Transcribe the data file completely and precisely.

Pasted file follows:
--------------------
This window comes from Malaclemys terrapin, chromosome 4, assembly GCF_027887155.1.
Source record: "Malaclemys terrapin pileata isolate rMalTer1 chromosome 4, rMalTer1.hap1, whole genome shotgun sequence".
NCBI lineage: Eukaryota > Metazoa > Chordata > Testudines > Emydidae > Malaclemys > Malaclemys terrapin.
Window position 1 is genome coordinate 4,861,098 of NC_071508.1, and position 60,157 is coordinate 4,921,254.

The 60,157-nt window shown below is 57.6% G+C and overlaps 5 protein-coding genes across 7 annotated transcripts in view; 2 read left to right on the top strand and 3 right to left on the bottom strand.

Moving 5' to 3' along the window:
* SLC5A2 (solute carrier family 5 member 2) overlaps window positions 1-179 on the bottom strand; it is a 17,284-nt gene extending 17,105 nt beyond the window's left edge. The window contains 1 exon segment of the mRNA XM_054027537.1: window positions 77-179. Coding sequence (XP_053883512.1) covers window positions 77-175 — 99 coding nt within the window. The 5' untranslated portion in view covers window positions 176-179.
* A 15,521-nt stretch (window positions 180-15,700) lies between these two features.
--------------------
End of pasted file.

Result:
This window comes from Malaclemys terrapin, chromosome 4, assembly GCF_027887155.1.
Source record: "Malaclemys terrapin pileata isolate rMalTer1 chromosome 4, rMalTer1.hap1, whole genome shotgun sequence".
NCBI lineage: Eukaryota > Metazoa > Chordata > Testudines > Emydidae > Malaclemys > Malaclemys terrapin.
Window position 1 is genome coordinate 4,861,098 of NC_071508.1, and position 60,157 is coordinate 4,921,254.

The 60,157-nt window shown below is 57.6% G+C and overlaps 5 protein-coding genes across 7 annotated transcripts in view; 2 read left to right on the top strand and 3 right to left on the bottom strand.

Moving 5' to 3' along the window:
* SLC5A2 (solute carrier family 5 member 2) overlaps window positions 1-179 on the bottom strand; it is a 17,284-nt gene extending 17,105 nt beyond the window's left edge. The window contains 1 exon segment of the mRNA XM_054027537.1: window positions 77-179. Coding sequence (XP_053883512.1) covers window positions 77-175 — 99 coding nt within the window. The 5' untranslated portion in view covers window positions 176-179.
* A 15,521-nt stretch (window positions 180-15,700) lies between these two features.